(a) Prison inmates do not "have a right to either retained or appointed counsel in disciplinary hearings." Wolff, supra, at 570, 94 S.Ct. at 2981, 41 L.Ed.2d at 959. Pp. 314-315.

(b) Permitting an adverse inference to be drawn from an inmate's silence at his disciplinary proceedings is not, on its face, an invalid practice, and there is no basis in the record for invalidating it as applied to respondent in No. 74-1187. Pp. 316-320.

(c) Mandating that inmates should have the privilege of confrontation and cross-examination of witnesses at prison disciplinary proceedings, except where prison officials can justify their denial of such privilege on grounds that would satisfy a court of law, effectively pre-empts the area that Wolff, supra, left to the sound discretion of prison officials, and there is no evidence of abuse of such discretion by the prison officials in No. 74-1194. Pp. 320-323.

(d) Where there was no evidence that any of the respondents in No. 74-1194 were subject to the "lesser penalty" of loss of privileges, but rather it appeared that all were charged with "serious misconduct," the Court of Appeals acted prematurely to the extent it required procedures such as notice and an opportunity to respond even when an inmate is faced with a temporary suspension of privileges. Pp. 323-324.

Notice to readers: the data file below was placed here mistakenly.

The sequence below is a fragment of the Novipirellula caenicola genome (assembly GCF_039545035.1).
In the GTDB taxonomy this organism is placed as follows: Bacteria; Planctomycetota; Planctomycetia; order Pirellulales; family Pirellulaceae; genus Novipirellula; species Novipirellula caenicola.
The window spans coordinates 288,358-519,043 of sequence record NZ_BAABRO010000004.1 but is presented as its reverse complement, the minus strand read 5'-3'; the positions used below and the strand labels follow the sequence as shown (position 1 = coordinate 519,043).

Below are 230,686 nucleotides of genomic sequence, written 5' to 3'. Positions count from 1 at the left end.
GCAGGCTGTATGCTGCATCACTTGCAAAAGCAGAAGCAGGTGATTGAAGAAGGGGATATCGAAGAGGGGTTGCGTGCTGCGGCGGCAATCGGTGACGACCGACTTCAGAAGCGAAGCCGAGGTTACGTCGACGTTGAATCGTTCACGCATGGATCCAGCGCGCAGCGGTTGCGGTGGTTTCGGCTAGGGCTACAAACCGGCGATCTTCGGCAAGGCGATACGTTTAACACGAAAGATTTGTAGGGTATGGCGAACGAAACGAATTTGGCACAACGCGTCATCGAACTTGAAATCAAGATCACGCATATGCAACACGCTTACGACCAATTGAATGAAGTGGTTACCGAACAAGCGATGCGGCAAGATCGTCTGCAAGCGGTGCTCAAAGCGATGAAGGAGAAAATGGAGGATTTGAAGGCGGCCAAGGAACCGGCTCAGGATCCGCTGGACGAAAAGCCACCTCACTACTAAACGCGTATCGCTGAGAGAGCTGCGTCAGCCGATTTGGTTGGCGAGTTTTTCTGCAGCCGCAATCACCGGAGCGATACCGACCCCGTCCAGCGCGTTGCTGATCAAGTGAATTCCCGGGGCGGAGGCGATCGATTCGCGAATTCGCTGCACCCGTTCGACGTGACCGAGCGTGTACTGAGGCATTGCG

No. 74-1187, 510 F.2d 534; No. 74-1194, 510 F.2d 613, reversed.

Ronald A. Dwight, Providence, R. I., for petitioners.

Page 310

Stephen J. Fortunato, Jr., Pawtucket, R. I., for respondent.

Mr. Justice WHITE delivered the opinion of the Court.

These cases present questions as to procedures required at prison disciplinary hearings and as to the reach of our recent decision in Wolff v. McDonnell, 418 U.S. 539, 94 S.Ct. 2963, 41 L.Ed.2d 935 (1974).

I

A. No. 74-1194

Respondents are inmates of the California penal institution at San Quentin. They filed an action under 42 U.S.C. § 1983 seeking declaratory and injunctive relief and alleging that the procedures used in disciplinary proceedings at San Quentin violated their rights to due process and equal protection of the laws under the Fourteenth Amendment of the Constitution.1 After an evi-

Page 311

dentiary hearing, the District Court granted substantial relief. Clutchette v. Procunier, 328 F.Supp. 767 (N.D.Cal.1971). The Court of Appeals for the Ninth Circuit, with one judge dissenting, affirmed, 497 F.2d 809 (1974), holding that an inmate facing a disciplinary proceeding at San Quentin was entitled to notice of the charges against him, to be heard and to present witnesses, to confront and cross-examine witnesses, to face a neutral and detached hearing body, and to receive a decision based solely on evidence presented at the hearing. The court also held that an inmate must be provided with counsel or a counsel-substitute when the consequences

Page 312